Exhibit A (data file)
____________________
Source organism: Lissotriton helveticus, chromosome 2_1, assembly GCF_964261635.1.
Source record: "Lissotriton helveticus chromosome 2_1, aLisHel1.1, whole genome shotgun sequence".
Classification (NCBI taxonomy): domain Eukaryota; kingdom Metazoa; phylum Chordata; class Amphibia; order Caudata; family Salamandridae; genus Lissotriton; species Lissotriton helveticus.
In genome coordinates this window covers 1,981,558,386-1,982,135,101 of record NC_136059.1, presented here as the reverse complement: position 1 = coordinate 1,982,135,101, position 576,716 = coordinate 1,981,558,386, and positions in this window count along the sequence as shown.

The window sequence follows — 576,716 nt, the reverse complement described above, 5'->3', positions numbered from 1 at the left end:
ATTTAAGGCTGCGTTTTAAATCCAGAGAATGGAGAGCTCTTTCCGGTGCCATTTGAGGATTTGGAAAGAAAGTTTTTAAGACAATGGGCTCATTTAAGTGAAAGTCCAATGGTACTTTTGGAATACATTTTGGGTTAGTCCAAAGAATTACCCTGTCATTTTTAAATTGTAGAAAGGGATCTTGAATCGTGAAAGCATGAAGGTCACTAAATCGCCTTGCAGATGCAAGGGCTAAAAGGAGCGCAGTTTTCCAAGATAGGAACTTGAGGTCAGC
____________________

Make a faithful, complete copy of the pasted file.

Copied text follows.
Source organism: Lissotriton helveticus, chromosome 2_1, assembly GCF_964261635.1.
Source record: "Lissotriton helveticus chromosome 2_1, aLisHel1.1, whole genome shotgun sequence".
Classification (NCBI taxonomy): domain Eukaryota; kingdom Metazoa; phylum Chordata; class Amphibia; order Caudata; family Salamandridae; genus Lissotriton; species Lissotriton helveticus.
In genome coordinates this window covers 1,981,558,386-1,982,135,101 of record NC_136059.1, presented here as the reverse complement: position 1 = coordinate 1,982,135,101, position 576,716 = coordinate 1,981,558,386, and positions in this window count along the sequence as shown.

The window sequence follows — 576,716 nt, the reverse complement described above, 5'->3', positions numbered from 1 at the left end:
ATTTAAGGCTGCGTTTTAAATCCAGAGAATGGAGAGCTCTTTCCGGTGCCATTTGAGGATTTGGAAAGAAAGTTTTTAAGACAATGGGCTCATTTAAGTGAAAGTCCAATGGTACTTTTGGAATACATTTTGGGTTAGTCCAAAGAATTACCCTGTCATTTTTAAATTGTAGAAAGGGATCTTGAATCGTGAAAGCATGAAGGTCACTAAATCGCCTTGCAGATGCAAGGGCTAAAAGGAGCGCAGTTTTCCAAGATAGGAACTTGAGGTCAGC